Here it is January 2015, and we are still struggling with a rule put in place back in October 2013. The reasons behind the struggles vary from hospital to hospital but have a resounding theme behind most of them. If only the Centers for Medicare & Medicaid Services (CMS) could be clear in its definition of inpatient versus outpatient, we would all be able to determine the “status” of each patient.
CMS has replaced the 24‐hour care benchmark with a two‐midnight benchmark, under which “a physician or other qualified practitioner … should order admission if he or she expects that the beneficiary’s length of stay will exceed (two midnights) or if the beneficiary requires a procedure specified as inpatient‐only.”
Many did not understand this decision – or the definition of a two-midnight benchmark versus a two-midnight presumption. Just about all acute-care, critical access and behavioral health hospitals began to struggle with the reasoning behind the rule. We are the same people that began to participate in the CMS open door forums (ODFs) to seek answers.
CMS’s First ODF gave us this definition: “You need to put Medicare patients in inpatient if they will be in the hospital for greater than two midnights and they meet medical necessity. We define medical necessity as care that is provided in a hospital setting.” Well, that made it easy, right? No! We can provide a good deal of care in a hospital, but does this mean that it should or would always need to be provided there? It does not, nor should it.
Hospitals are advocates for patients, and we want care provided in the least restrictive environment necessary for the patient. CMS may not believe this in all circumstances, but hospitals do not want to provide acute inpatient care (whether medical, surgical or behavioral) to people who do not need it.
What about screening tools to determine inpatient versus outpatient? It was not to be. I can understand this in many ways, because the tools are just that, tools. We can identify some patients who should be treated as inpatients yet would not pass the inpatient screen. However, if we, by our Medicare Conditions of Participation (also in CFR 42), have a utilization management plan that included second-level physician review in place, we all should be abiding by it and seeking physician approval for those patients.
The implementation of the CMS two-midnight rule began to take a life of its own. The actual intent – to take care of the beneficiaries who remain in outpatient settings for long stays – is a tough issue. It remains a challenge to determine who requires a hospital level of care versus who is there for the sake of safety.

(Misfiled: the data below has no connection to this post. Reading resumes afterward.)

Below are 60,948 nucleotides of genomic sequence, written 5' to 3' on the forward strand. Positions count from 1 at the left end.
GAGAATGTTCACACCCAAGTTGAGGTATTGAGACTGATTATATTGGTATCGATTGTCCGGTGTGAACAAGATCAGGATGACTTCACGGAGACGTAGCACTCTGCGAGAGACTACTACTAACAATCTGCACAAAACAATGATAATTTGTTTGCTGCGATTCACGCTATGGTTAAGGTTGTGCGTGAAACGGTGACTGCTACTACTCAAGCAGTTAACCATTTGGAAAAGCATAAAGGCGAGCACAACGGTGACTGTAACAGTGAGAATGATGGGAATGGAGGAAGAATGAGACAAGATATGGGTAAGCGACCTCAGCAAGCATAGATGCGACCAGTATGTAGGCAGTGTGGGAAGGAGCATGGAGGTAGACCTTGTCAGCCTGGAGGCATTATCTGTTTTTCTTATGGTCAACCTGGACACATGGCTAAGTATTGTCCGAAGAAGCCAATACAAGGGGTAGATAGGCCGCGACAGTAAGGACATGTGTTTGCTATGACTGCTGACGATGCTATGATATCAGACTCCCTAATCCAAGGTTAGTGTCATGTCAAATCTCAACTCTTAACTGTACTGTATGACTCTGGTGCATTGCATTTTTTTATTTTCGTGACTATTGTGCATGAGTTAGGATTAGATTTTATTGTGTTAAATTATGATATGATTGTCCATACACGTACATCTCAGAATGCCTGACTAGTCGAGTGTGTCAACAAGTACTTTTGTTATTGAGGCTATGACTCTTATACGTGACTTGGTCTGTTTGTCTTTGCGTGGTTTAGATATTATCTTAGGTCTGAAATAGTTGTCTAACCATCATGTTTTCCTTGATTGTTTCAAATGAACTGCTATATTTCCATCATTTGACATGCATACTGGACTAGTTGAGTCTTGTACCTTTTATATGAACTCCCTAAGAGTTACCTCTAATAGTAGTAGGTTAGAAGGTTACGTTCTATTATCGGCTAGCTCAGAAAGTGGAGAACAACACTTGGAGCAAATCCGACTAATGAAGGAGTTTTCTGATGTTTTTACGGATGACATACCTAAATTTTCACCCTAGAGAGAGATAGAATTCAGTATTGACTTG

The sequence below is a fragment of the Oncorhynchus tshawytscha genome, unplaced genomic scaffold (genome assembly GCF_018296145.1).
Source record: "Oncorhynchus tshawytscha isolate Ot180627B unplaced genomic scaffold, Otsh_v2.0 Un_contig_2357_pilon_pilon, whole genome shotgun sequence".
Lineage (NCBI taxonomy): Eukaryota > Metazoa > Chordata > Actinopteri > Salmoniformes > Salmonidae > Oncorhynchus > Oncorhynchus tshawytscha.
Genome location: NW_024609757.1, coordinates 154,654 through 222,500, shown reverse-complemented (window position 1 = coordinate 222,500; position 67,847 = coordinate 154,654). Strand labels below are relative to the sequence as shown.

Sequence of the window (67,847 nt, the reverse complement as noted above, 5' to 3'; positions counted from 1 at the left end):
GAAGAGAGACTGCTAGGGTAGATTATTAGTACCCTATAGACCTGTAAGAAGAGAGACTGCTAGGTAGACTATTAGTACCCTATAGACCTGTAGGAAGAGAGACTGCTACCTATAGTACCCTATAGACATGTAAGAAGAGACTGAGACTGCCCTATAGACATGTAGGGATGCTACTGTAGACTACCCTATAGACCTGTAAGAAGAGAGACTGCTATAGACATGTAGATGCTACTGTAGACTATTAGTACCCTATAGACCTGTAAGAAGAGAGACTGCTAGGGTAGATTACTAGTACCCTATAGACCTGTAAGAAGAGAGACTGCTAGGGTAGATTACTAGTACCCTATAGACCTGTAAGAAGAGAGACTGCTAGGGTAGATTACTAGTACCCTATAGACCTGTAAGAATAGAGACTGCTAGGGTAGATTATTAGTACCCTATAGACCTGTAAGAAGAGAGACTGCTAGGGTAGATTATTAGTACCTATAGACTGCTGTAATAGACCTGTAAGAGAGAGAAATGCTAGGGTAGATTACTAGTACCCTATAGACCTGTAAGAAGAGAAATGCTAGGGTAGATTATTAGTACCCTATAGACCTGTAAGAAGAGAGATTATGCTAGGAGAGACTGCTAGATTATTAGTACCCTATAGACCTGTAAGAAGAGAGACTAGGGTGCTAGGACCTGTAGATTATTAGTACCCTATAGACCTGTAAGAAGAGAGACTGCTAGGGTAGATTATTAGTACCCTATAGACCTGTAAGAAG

If we think of the hospital level of care as inpatient or outpatient based only on time frames (keeping in mind the inpatient-only procedure list), then we could all abide by the rule and use a clock for status. After all, status is only a billing issue. You need the status on the UB04. Physicians don’t need the status to provide a treatment plan for a patient. Nurses don’t need the status to implement that treatment plan. PT/OT/ST may need to know if they enter their own charges on the bill, as would radiology for particularly expensive tests, but honestly, we all care first and foremost for the patient and their immediate needs and concerns, not status.
The most unfortunate part of all of this is that the beneficiary is stuck in the middle. If the beneficiary is indeed ill enough to require hospital care and would possibly need post-acute services (such as a stay in a skilled nursing facility), he or she still has to have a qualifying three-day inpatient hospital stay (three midnights in an inpatient setting).
Hello, CMS? This is making us all crazy! Two days here, three days there; when will it end? Oh, and don’t forget the 72-hour rule before admission!
Effective Jan. 1 2015, the certification piece of the hospital stay has been moved from being required on all inpatients to being required on outliers and those inpatients with lengths of stay (LOS) greater than 20 days. The rule changed ”need for hospitalization” to ”need for continued hospitalization.” This seems to me like double documenting. If the physician has not documented why a patient remains hospitalized after that long, perhaps that physician should not be practicing in any setting, let alone a hospital setting.
Wouldn’t prior authorization for every inpatient stay be the right way to handle this? Hospitals have become used to this with commercial and managed care patients for years. Although I will say that we are seeing a lot of these managed care insurances begin to audit post-hospital stay and look to take their money back – just like recovery auditors. All insurance carriers should provide the ability to discuss a treatment plan with a physician (or with utilization review, which is who is reading the physician-documented treatment plan) and determine based on their own rules whether the patient would be inpatient or outpatient. But please, pay hospitals for what they do: caring for each patient with the most recent, evidence-based guidance we have. Reimbursement would have to change drastically for this to happen, but with the age of bundled payments and accountable care organizations, I think this has merit. Let us work together, insurance company and healthcare team, to determine the most appropriate care for each person in the most appropriate setting.
If only CMS would say, “hey, we messed up and we really did not mean to make this so difficult.” I wish it were that easy.
About the Author
Mary Beth Pace is the care management system director for Trinity Health.
Contact the Author
Comment on this Article